Once you pop the fun don't stop. Speaking of bubbles, the Journal also observes the tech sector's influence over the stock market has reached a record high—beating the previous dot-com bubble peak. Conditions are ripe for initial public offerings, especially in the U.S. and China. Some companies are ready to take advantage: Billtrust, a U.S. payments processor, is planning to go public via a $1.3 billion SPAC merger. Alibaba's Ant Group is inching its way toward a supernova IPO, as Chinese regulators grant approvals. And ride-hailer Didi Chuxing is eyeing a 2021 IPO in Hong Kong that could value the company at more than $60 billion

Founder-friendly with benefits. Investors love tech, but they love founder-led tech even more. Companies like Amazon and Netflix are outperforming peers steered by hired managers. Profits at the former-type firms grew 30% over the past five years compared to a meager 6.7% uptick at the latter over the same period, Reuters found. The founder set's share price also doubled this year, easily besting the S&P 500's 7.8% gain. IBM, whose revenues declined 2.6% to $17.6 billion in the most recent quarter, isn't helping the hired-hands' numbers.

Let's forget this ever happened. Chipmaker-on-the-outs Intel is selling its flash-memory manufacturing business to SK Hynix, a South Korean chipmaker, for $9 billion. Bob Swan, Intel's CEO, is tightening the focus of the organization by shedding the Nand data storage unit, saying "this transaction will allow us to further prioritize our investments in differentiated technology," such as A.I. and 5G. The deal follows Intel's sale of its smartphone modem business to Apple last year. 

The ultimate guide to keeping it in your pants.

ACCESS GRANTED

Remember three years ago when iPhone-assembler Foxconn agreed to build a $10 billion manufacturing hub in the state of Wisconsin? The development has been an abject disaster, to say the least. In this cautionary tale of corporate political favor-seeking, the Verge details the complete deterioration of the ill-conceived project.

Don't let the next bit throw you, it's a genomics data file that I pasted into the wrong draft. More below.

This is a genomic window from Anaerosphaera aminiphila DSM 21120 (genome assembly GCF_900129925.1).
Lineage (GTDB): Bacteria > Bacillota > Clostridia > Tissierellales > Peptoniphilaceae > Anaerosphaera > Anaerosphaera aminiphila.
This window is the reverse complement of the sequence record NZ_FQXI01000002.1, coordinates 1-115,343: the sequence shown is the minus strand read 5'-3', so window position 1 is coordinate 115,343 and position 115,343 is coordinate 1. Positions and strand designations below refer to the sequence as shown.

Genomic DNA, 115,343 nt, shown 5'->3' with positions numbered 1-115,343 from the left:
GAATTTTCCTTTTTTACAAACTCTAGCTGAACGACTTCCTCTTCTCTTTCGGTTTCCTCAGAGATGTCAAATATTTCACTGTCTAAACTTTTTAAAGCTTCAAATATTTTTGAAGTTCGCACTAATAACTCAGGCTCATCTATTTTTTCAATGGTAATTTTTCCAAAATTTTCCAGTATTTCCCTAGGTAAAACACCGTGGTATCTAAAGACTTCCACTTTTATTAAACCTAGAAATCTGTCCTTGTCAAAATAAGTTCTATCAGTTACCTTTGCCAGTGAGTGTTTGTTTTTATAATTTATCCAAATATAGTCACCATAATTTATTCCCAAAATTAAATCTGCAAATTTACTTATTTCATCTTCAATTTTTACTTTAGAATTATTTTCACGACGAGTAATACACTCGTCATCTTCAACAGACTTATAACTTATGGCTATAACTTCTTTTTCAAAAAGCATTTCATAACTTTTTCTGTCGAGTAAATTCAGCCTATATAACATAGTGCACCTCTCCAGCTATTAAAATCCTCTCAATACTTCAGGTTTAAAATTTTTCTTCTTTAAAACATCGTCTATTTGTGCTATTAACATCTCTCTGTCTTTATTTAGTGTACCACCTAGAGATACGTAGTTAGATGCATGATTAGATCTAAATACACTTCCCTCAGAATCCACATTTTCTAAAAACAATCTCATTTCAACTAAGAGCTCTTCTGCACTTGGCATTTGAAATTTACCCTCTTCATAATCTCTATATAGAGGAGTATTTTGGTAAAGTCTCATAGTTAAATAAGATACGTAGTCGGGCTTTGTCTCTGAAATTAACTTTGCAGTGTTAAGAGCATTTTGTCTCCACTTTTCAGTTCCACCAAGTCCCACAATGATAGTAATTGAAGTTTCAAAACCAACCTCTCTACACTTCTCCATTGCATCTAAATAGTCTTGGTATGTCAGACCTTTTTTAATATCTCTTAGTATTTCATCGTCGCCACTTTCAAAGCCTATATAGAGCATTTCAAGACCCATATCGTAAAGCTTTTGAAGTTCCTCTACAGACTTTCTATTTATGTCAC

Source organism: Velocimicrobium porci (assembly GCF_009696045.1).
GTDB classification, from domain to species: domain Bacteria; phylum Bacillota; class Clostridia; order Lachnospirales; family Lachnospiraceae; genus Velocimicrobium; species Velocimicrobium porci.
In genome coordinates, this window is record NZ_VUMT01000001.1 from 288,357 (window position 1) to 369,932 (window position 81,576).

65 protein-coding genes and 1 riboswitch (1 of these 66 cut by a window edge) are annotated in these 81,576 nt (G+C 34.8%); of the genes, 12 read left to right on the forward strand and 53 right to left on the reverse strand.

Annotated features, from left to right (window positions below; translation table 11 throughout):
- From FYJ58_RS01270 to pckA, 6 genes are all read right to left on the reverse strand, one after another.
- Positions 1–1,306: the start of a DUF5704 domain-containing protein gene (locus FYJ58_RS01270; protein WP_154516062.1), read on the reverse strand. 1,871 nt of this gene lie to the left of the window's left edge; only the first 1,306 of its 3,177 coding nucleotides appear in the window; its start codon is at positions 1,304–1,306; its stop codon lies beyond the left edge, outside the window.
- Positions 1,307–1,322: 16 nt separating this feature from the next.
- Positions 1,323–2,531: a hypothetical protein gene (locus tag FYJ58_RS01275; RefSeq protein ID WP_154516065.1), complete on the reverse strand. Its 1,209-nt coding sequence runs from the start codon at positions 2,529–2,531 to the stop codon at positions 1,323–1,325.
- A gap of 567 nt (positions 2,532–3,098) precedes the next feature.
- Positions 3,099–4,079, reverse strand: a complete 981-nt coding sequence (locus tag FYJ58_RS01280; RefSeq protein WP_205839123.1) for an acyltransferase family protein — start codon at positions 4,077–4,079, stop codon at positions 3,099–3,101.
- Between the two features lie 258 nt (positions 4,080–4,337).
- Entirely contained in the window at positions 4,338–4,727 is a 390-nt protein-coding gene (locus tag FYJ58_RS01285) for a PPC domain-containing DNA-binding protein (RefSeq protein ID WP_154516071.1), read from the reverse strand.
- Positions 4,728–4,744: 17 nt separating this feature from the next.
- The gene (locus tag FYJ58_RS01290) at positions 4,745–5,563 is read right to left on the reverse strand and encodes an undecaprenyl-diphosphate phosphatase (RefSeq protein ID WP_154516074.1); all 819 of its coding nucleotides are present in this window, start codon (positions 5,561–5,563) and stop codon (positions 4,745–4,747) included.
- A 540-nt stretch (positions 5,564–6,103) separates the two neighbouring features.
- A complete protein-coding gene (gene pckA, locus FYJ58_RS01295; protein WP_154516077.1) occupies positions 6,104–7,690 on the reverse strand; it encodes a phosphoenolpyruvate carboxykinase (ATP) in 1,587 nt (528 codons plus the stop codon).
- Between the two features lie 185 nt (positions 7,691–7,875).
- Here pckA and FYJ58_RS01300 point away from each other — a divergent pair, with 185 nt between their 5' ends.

Foxconn would spend the next two years jumping from idea to idea—fish farms, exporting ice cream, storing boats—in an increasingly surreal search for some way to generate money from a doomed project. Frequent leadership changes, a reluctance to spend money, and a domineering corporate culture would create an atmosphere employees described as toxic. Many of the employees The Verge spoke with have since left the company, and all of them requested anonymity out of fear of retaliation.

FORTUNE RECON

This A.I. CEO says if governments don’t regulate technology, we will live in a ‘very scary place’ by McKenna Moore

Everything to know about the political food fight over Section 230 by Danielle Abril

This is the fastest 5G mobile network right now by Aaron Pressman

Are you entitled to time off work to vote? Depends where you live by Geoff Colvin

NASA plans first cellular network on the moon by Kati Pohjanpalo

Has CFIUS become a tool for crony capitalism? By Lucinda Shen

(Some of these stories require a subscription to access.Thank you for supporting our journalism.)

ONE MORE THING

Halloween is drawing near. If you're like me, you've been gearing up for the spooky season by streaming the occasional horror flick. (Most recently, I watched Steven Spielberg's Poltergeist and Tim Burton's Sleepy Hollow—both very fun.) What's the scariest movie of them all? The data demons at Broadband Choices, an Internet research firm, put 50 of the genre's finest films to the test by outfitting audiences with heart rate monitors and recording their response to viewings.

The reviews are in: 2012's Sinister is the ultimate blood-pumper. Which fright-romp is your favorite?